Spooky Specimens: Perfect Plants For Halloween

Spooky Specimens: Perfect Plants For Halloween

Tess Wilson
Sep 23, 2011

Sure, you could buy scary Halloween decorations at the store, but some of the creepiest options can be found at a garden center, flower shop, or growing in your very own yard. Proceed with caution!

  1. This gorgeous seed pod is from Datura "Purple Metel". I believe it is a relative of the beautiful-but-toxic Angel's Trumpet's we've discussed before. I see quite a few Angel's Trumpets growing in San Francisco, so perhaps a generous neighbor would share a few spiky pods.
  2. The lipstick plant is fascinating for so many reasons: its rich pigment was used as body paint in South America and is currently used as a food coloring, and just look how cool it is! This amazing photo is by Gather and Nest, but they really do glow like that.
  3. Pitcher plants look like they would be more than happy to eat my entire arm, python-style. They really want to eat bugs but what if there aren't any bugs around, just an unsuspecting girl?
  4. Fiddlehead ferns are wonderful in bouquets (and on the plate, I hear), but around Halloween their sweet spirals have a bit of a tentacle vibe, don't you think? Watch out.
  5. Rattlesnake Master is prized for its awesome name, its status as a native prairie plant, and the year-round interest (spike-tipped foliage, white globe flowers, attractive seed heads) it provides. Plus, look how spiky and dangerous it looks!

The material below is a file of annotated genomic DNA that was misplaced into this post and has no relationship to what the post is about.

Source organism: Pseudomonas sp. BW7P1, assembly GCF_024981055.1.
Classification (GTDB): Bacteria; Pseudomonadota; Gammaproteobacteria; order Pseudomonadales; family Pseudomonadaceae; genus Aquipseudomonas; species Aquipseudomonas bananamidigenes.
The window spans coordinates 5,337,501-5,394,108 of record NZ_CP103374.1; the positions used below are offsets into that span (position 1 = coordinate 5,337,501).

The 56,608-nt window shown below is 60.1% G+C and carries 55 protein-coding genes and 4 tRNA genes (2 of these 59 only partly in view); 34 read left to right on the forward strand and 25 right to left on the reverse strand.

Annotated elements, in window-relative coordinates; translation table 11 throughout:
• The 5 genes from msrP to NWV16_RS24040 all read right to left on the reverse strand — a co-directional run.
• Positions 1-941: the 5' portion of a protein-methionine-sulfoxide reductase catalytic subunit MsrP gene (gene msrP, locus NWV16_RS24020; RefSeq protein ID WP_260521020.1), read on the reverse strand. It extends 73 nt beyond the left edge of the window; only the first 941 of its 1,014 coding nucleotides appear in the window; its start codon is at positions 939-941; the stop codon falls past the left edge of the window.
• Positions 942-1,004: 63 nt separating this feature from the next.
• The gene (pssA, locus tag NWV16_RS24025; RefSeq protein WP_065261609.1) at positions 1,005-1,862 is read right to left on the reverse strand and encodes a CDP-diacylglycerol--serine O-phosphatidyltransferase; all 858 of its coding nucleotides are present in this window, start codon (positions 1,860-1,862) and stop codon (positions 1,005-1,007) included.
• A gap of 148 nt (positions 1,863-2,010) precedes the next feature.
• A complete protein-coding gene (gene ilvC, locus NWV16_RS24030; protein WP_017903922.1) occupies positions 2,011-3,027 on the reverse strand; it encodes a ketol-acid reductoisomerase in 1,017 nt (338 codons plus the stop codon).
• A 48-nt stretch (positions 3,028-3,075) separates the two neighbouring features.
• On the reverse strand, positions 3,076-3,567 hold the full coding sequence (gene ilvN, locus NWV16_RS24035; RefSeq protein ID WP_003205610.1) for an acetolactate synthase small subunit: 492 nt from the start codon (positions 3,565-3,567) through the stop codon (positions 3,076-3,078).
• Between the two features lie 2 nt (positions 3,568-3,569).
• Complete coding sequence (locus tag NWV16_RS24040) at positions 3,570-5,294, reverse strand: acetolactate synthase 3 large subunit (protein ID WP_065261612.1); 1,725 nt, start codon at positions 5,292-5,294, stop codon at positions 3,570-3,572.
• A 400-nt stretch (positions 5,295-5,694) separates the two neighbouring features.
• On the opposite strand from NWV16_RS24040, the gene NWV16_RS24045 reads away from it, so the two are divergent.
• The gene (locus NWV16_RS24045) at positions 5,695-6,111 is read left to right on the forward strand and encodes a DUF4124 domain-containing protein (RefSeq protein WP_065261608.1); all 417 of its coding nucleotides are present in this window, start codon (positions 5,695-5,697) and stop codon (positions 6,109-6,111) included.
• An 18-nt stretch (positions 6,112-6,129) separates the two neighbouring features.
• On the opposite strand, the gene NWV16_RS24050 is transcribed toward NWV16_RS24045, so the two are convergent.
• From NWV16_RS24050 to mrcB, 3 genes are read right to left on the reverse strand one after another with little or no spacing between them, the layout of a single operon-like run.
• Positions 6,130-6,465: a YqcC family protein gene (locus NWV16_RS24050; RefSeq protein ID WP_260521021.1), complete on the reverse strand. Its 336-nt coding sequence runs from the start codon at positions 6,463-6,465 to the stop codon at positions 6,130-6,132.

6. I have a confession: I attempt to put Eryngium (known as "thistle" in the floral trade though they're not thistles) in almost every bouquet I make. Blue-grey-green eryngium with orangey-red flowers is an especially killer combination. But for now, we'll just think about how deadly this looks, like a living mace.
  7. I'm still not entirely convinced that protea ("pincushion") isn't made of plastic. It feels like plastic, I know that, and it's stunning. Pincushions come in a great Halloween orange, and look like they might ensnare small children.
  8. Thanks to She Simmers Thai Home Cooking, I now know that it's possible to eat lotus pod seeds, either raw or dry. You just pop them out of the pod, but how? All of its eyes are watching me! I wouldn't dare.
  9. No Halloween would be complete without plenty of brains. Lithops are crazy desert plants that look like tiny brains, and they freak me out.
  10. Celosia is also known as cockscomb or brainflower, and a row of it in your garden will make you look like the neighborhood mad scientist.

Any other freaky favorites?

Images: 1. Heavenly Products 2. Gather and Nest 3. Plant Of The Week 4. Miss Pug's Pawfect Wedding 5. 6. University of Washington Botanic Gardens 7. Public Domain Images 8. She Simmers 9. JTScience 10. First Come Flowers

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